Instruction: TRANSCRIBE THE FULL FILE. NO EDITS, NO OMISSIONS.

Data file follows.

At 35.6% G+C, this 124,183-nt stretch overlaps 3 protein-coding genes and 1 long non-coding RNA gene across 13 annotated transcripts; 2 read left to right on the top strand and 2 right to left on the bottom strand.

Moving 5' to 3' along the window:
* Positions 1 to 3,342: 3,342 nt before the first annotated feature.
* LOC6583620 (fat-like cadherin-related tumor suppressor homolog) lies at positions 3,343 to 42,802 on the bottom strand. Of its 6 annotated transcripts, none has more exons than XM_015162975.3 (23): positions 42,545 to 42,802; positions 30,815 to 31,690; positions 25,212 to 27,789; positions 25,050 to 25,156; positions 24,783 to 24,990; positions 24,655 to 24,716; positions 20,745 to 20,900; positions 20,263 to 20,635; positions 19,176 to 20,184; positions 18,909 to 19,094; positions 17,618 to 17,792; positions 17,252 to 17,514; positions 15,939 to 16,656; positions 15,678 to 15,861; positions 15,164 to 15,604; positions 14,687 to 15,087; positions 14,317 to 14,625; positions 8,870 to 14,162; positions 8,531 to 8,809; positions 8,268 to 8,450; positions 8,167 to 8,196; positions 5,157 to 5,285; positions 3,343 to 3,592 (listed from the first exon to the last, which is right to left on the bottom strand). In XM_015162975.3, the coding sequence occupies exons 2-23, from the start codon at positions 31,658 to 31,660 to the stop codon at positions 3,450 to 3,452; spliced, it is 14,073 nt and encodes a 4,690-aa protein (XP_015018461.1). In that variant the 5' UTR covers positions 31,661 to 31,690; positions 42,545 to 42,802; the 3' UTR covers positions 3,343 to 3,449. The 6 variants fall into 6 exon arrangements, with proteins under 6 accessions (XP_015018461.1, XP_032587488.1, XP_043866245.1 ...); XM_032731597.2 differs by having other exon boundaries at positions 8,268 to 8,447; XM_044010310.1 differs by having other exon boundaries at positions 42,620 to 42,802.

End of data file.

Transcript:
At 35.6% G+C, this 124,183-nt stretch overlaps 3 protein-coding genes and 1 long non-coding RNA gene across 13 annotated transcripts; 2 read left to right on the top strand and 2 right to left on the bottom strand.

Moving 5' to 3' along the window:
* Positions 1 to 3,342: 3,342 nt before the first annotated feature.
* LOC6583620 (fat-like cadherin-related tumor suppressor homolog) lies at positions 3,343 to 42,802 on the bottom strand. Of its 6 annotated transcripts, none has more exons than XM_015162975.3 (23): positions 42,545 to 42,802; positions 30,815 to 31,690; positions 25,212 to 27,789; positions 25,050 to 25,156; positions 24,783 to 24,990; positions 24,655 to 24,716; positions 20,745 to 20,900; positions 20,263 to 20,635; positions 19,176 to 20,184; positions 18,909 to 19,094; positions 17,618 to 17,792; positions 17,252 to 17,514; positions 15,939 to 16,656; positions 15,678 to 15,861; positions 15,164 to 15,604; positions 14,687 to 15,087; positions 14,317 to 14,625; positions 8,870 to 14,162; positions 8,531 to 8,809; positions 8,268 to 8,450; positions 8,167 to 8,196; positions 5,157 to 5,285; positions 3,343 to 3,592 (listed from the first exon to the last, which is right to left on the bottom strand). In XM_015162975.3, the coding sequence occupies exons 2-23, from the start codon at positions 31,658 to 31,660 to the stop codon at positions 3,450 to 3,452; spliced, it is 14,073 nt and encodes a 4,690-aa protein (XP_015018461.1). In that variant the 5' UTR covers positions 31,661 to 31,690; positions 42,545 to 42,802; the 3' UTR covers positions 3,343 to 3,449. The 6 variants fall into 6 exon arrangements, with proteins under 6 accessions (XP_015018461.1, XP_032587488.1, XP_043866245.1 ...); XM_032731597.2 differs by having other exon boundaries at positions 8,268 to 8,447; XM_044010310.1 differs by having other exon boundaries at positions 42,620 to 42,802.